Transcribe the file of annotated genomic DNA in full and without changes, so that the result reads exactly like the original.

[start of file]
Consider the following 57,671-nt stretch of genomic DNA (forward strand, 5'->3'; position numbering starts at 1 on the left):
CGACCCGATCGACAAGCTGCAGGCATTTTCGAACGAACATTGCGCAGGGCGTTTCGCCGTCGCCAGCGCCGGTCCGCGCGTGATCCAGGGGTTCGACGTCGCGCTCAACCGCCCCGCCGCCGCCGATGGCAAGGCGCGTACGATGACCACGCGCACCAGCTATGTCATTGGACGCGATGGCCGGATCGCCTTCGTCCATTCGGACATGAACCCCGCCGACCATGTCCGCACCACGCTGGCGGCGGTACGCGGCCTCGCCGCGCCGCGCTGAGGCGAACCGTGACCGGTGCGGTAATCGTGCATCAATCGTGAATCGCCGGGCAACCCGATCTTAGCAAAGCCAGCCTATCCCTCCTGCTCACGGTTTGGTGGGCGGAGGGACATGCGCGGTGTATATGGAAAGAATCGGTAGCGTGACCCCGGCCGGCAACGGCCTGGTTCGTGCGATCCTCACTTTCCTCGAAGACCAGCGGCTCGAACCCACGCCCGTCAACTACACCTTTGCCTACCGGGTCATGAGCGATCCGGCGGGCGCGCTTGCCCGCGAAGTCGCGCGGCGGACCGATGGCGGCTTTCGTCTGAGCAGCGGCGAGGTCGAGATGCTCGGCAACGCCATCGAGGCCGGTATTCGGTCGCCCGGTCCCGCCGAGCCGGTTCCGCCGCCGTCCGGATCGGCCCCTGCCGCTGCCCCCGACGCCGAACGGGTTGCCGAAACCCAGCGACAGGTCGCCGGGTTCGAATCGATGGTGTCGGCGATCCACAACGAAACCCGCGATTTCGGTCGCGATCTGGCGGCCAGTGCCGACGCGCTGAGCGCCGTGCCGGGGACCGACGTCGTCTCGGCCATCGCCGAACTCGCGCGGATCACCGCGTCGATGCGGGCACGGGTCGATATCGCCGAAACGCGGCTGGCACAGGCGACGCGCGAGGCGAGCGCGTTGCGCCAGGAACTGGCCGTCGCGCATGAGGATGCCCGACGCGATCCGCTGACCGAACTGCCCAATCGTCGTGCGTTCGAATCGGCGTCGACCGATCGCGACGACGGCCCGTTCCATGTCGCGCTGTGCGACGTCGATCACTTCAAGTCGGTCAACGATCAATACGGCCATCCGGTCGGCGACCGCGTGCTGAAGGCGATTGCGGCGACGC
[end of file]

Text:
Consider the following 57,671-nt stretch of genomic DNA (forward strand, 5'->3'; position numbering starts at 1 on the left):
CGACCCGATCGACAAGCTGCAGGCATTTTCGAACGAACATTGCGCAGGGCGTTTCGCCGTCGCCAGCGCCGGTCCGCGCGTGATCCAGGGGTTCGACGTCGCGCTCAACCGCCCCGCCGCCGCCGATGGCAAGGCGCGTACGATGACCACGCGCACCAGCTATGTCATTGGACGCGATGGCCGGATCGCCTTCGTCCATTCGGACATGAACCCCGCCGACCATGTCCGCACCACGCTGGCGGCGGTACGCGGCCTCGCCGCGCCGCGCTGAGGCGAACCGTGACCGGTGCGGTAATCGTGCATCAATCGTGAATCGCCGGGCAACCCGATCTTAGCAAAGCCAGCCTATCCCTCCTGCTCACGGTTTGGTGGGCGGAGGGACATGCGCGGTGTATATGGAAAGAATCGGTAGCGTGACCCCGGCCGGCAACGGCCTGGTTCGTGCGATCCTCACTTTCCTCGAAGACCAGCGGCTCGAACCCACGCCCGTCAACTACACCTTTGCCTACCGGGTCATGAGCGATCCGGCGGGCGCGCTTGCCCGCGAAGTCGCGCGGCGGACCGATGGCGGCTTTCGTCTGAGCAGCGGCGAGGTCGAGATGCTCGGCAACGCCATCGAGGCCGGTATTCGGTCGCCCGGTCCCGCCGAGCCGGTTCCGCCGCCGTCCGGATCGGCCCCTGCCGCTGCCCCCGACGCCGAACGGGTTGCCGAAACCCAGCGACAGGTCGCCGGGTTCGAATCGATGGTGTCGGCGATCCACAACGAAACCCGCGATTTCGGTCGCGATCTGGCGGCCAGTGCCGACGCGCTGAGCGCCGTGCCGGGGACCGACGTCGTCTCGGCCATCGCCGAACTCGCGCGGATCACCGCGTCGATGCGGGCACGGGTCGATATCGCCGAAACGCGGCTGGCACAGGCGACGCGCGAGGCGAGCGCGTTGCGCCAGGAACTGGCCGTCGCGCATGAGGATGCCCGACGCGATCCGCTGACCGAACTGCCCAATCGTCGTGCGTTCGAATCGGCGTCGACCGATCGCGACGACGGCCCGTTCCATGTCGCGCTGTGCGACGTCGATCACTTCAAGTCGGTCAACGATCAATACGGCCATCCGGTCGGCGACCGCGTGCTGAAGGCGATTGCGGCGACGC